People stand on the wreckage of a house destroyed by an air strike last year that was targeting al Qaeda-linked militants, in the southern Yemeni town of Jaar, February 1, 2013. Reuters/Khaled Abdullah
Imagine that Russian President Vladimir Putin had used remote-controlled drones armed with missiles to kill thousands of “enemies” (and plenty of civilians) throughout Asia and Eastern Europe. Imagine, further, that Putin refused to acknowledge any of the killings and simply asserted in general terms that he had the right to kill anyone he secretly determined was a leader of the Chechen rebels or “associated forces,” even if they posed no immediate threat of attack on Russia. How would the State Department treat such a practice in its annual reports on human rights compliance?
Conveniently, the State Department’s country reports leave out the United States. Otherwise, it might have to pass judgment on President Obama’s use of drones to kill thousands of our ”enemies,” and lots of civilians, many of them far from any battlefield. But as citizens in whose name the president is exercising this power, we need to pass judgment. The challenge is that Obama has kept so much of the policy and practice under wraps that it is almost impossible to do this. The leak of a Justice Department white paper defending the legality of killing even US citizens provides the most detailed look yet at this disturbing practice. The more we learn, the more troubling the practice is.
Some critics indiscriminately decry all drone strikes as “extrajudicial assassinations,” arguing that killing is never lawful beyond the battlefield and even comparing the practice to former President George W. Bush’s authorization of torture. But those criticisms are exaggerated and misguided. Killing and torture are fundamentally different. Governments have always killed the enemy during wars, and it is not unlawful to do so. No one accuses Abraham Lincoln or Franklin Roosevelt of “extrajudicial assassinations” because their troops killed tens of thousands of enemy soldiers without charges or trials. That the Confederate soldiers were American citizens doesn’t change that fact. And even in the absence of an existing war, and therefore outside any battlefield, states are permitted to use lethal force to respond to an imminent armed attack.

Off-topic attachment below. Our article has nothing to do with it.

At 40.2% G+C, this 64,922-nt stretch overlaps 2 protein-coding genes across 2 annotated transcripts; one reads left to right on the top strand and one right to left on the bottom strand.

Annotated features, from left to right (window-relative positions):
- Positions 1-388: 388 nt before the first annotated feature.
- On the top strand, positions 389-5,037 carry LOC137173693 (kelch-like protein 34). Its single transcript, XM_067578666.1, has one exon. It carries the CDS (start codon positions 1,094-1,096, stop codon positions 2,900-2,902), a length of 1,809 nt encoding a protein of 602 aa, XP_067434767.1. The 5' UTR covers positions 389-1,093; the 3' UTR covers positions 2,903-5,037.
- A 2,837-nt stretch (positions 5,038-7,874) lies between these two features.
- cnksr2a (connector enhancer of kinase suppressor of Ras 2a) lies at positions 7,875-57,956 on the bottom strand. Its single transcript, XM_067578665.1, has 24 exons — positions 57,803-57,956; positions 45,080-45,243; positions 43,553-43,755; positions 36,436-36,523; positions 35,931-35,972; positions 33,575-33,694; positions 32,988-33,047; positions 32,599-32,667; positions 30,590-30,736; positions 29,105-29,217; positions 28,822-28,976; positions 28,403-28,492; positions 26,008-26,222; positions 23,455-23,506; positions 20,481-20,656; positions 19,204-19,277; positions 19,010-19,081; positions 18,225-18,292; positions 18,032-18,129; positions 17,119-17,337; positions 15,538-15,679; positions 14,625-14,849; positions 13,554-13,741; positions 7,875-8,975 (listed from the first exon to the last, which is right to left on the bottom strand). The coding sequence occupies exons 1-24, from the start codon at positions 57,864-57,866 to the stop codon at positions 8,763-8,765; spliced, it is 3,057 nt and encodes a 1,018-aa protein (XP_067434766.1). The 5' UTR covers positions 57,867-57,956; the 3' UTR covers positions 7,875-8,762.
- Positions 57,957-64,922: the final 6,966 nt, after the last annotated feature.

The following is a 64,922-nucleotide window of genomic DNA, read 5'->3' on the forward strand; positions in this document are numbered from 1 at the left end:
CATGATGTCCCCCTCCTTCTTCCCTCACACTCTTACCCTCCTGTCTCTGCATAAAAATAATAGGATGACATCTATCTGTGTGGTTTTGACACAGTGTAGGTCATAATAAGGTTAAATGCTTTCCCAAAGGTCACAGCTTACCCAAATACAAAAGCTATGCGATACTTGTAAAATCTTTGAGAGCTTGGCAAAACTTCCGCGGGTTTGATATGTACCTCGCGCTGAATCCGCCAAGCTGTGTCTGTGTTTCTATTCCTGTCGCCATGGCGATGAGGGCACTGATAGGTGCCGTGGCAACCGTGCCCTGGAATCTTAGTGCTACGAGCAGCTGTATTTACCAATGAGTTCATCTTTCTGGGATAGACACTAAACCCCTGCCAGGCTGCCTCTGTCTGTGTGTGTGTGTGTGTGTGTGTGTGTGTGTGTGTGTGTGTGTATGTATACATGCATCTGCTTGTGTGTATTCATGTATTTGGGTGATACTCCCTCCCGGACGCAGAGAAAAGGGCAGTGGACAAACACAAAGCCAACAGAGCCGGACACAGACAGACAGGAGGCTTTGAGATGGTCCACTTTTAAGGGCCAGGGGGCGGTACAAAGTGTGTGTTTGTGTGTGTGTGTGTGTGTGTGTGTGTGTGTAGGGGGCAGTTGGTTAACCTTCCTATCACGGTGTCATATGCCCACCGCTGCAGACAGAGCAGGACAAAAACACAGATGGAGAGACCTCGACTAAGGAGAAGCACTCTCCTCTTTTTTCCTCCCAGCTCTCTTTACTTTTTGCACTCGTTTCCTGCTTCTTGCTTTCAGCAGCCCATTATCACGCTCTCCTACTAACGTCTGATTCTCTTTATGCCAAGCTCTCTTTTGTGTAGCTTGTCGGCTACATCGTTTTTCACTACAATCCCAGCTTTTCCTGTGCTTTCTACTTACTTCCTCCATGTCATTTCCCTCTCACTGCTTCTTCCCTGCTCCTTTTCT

Thus, drone strikes against enemy fighters in Afghanistan, or even in the border regions of Pakistan that have become part of the battlefield, are not inherently illegal, so long as the latter are done with Pakistan’s consent. Nor is it wrong or unlawful to deploy a drone where there is no other way to halt an imminent attack.
But the white paper does not limit the president’s authority to kill to members of Al Qaeda and the Taliban, or to those planning an immediate attack. It maintains that the president can kill an American citizen who is not a member of Al Qaeda, not on a battlefield, not participating in hostilities and not engaged in or planning an attack against the United States when he is killed. What’s more, the White House evidently believes it can kill us in secret and never own up to the fact. It has steadfastly refused to officially acknowledge that it has killed anyone with a drone outside Afghanistan.
So it won’t do to dismiss the drone program as illegal assassinations, full stop. A more nuanced critique is necessary. The program is fundamentally flawed in at least four respects:
1. The power to kill with drones should be governed by clear, transparent rules, not by a secret playbook. In the early days of the Obama administration, the drone program was entirely secret. Over time, administration officials have spoken in general terms about the legal standards they employ. But even after the white paper’s disclosure, much remains unclear. We don’t know, for example, what procedures are used to determine whether a person is properly placed on the “kill list,” nor even what standard of proof is required. Does anyone, for example, play the role of devil’s advocate, defending the absent target and questioning the government’s case? Surely if the president claims the power to kill any of us without trial, we have a right to know the standards and procedures he will use.